So our home-school was born, not out of pride or some queer sense I could do better- (in fact I was terrified I would wreck them all given I had only a high school education)- or some religious reasons, but because I felt that I should at least try to give motherhood a chance. And for me homeschooling was a part of being faithful to my husband and my kids and my vows. What I hoped to gain from it was "nice and good kids" and my only goal post for myself was that I felt I had to be able to at least do what they would get from the local public school had they been enrolled there.
I only ever home school one year at a time. I didn't start out saying "I will home-school Andrew through High School", I just wanted to make it through kindergarten. Ditto for first grade . And second grade on up. The thought of home schooling for lets just say -five years- is way too much for me to mentally handle without getting desperate, so I just sign on for small bites and don't think about what's next. Which was a good thing since each year brought a new baby and a new grade, and a new amount of work to juggle.
Since to me, this decision was more about a promise between me and God I always counted on him to help me get through it. If I lived up to my end of the bargain and kept going, I expected He would as well. This thought consoled me on many a morning when I was pregnant or nursing a, fourth, fifth, sixth, seventh, eighth, ninth or tenth child and I could not climb back under the covers into bed (after I woke and immediately got sick for all ten pregnancies every.single.day.til.delivery) or I would finish school work for the day and realize I hadn't done any real house work yet, and needed to begin what felt like a second full time job.
What I learned most during all those years of meeting new Moms and new homeschooling friends is that we all come to home school for very different reasons. We all have different goals. We are all hiding from the outside world that we really live a double life as school teacher and also as wife/mother that on many or most days, is grueling.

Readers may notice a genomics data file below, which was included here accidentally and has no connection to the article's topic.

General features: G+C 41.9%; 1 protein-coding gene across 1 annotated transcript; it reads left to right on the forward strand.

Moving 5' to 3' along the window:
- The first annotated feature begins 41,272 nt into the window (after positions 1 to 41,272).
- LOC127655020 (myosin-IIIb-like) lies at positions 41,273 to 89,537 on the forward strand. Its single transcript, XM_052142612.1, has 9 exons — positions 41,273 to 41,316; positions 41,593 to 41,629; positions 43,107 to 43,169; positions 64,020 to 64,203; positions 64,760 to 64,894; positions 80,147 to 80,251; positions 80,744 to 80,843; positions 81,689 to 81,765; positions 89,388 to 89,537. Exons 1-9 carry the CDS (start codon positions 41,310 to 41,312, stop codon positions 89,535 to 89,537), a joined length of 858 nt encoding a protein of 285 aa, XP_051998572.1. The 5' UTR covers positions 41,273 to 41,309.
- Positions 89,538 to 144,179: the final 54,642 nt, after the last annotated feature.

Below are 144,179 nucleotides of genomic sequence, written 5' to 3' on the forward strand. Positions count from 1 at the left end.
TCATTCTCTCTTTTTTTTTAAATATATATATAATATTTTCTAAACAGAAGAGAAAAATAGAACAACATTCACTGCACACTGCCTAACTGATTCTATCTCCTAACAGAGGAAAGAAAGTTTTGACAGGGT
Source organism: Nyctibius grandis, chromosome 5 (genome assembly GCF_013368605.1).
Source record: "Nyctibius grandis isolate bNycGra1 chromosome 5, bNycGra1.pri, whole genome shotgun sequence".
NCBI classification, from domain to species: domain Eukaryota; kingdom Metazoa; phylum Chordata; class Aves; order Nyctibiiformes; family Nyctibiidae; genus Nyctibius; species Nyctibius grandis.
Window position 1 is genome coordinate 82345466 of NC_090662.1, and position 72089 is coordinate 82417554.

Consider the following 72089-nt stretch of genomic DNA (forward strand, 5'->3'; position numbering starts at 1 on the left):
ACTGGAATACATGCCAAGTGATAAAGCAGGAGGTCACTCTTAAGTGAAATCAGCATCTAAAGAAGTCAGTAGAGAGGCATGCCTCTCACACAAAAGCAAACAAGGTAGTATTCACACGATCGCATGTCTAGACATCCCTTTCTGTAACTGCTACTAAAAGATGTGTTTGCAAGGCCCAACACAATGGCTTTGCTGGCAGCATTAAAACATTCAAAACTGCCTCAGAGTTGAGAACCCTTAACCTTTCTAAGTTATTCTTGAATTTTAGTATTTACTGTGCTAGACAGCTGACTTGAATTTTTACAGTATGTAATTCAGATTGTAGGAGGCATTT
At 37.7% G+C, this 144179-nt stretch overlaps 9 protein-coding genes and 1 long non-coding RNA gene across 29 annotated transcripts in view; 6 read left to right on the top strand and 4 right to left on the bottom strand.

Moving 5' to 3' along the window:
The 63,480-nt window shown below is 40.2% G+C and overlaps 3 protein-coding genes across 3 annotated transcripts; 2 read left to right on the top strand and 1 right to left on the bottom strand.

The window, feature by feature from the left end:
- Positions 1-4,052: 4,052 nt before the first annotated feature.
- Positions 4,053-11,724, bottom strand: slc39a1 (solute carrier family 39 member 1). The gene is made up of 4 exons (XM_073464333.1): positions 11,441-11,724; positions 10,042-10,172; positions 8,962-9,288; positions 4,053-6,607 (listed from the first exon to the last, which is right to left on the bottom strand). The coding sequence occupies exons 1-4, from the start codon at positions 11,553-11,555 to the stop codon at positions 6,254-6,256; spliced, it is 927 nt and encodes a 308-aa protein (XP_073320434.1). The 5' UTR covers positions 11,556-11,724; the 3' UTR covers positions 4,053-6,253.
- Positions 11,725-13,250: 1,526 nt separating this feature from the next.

When Andrew and Peter graduated High School it was one of the proudest days of my life. But because I had only home-schooled one year at a time, we still didn't know what the following year/years would bring. Peter had decided to try community college ( yes, even now finances are a determining issue) and Andrew insisted he wanted to get a job.
This nagged at me.
I don't ever ask Fred to be the bad cop, but shortly before that Fall came along I told Fred I didn't care how he did it, but he was to get Andrew to at least try a course at the community college. He agreed to and after much cajoling Andrew was signed up for a few classes. He hated me, but he was signed up. A few weeks in, he found his niche. He decided he'd like to go into law enforcement. I was pleased. He finishes his Associates in a few weeks, and so once again he decided it was time to get serious about work. But again, a nagging took hold of me.
I asked him to apply to University of Maryland. He was bothered again (I have witnesses). But by now we really do know each other well enough and he knew he wasn't getting out of it without a rejection letter, so he submitted his application. He was called in for an interview for a scholarship based on his GPA and essay. On Thursday, after weeks of waiting by the mailbox he got his letter of acceptance and a full scholarship to UMB.
I don't know how to tell you how proud I am of him.
After I hugged him and Fred hugged him and Rachel hugged him and the little ones hugged him, he stood back and he said "This is all because of God, I know that now. This wouldn't have happened if he hadn't been guiding me."
And I nodded and thought to myself how right he is, and how smart he is, and mostly ... how nice and good he is.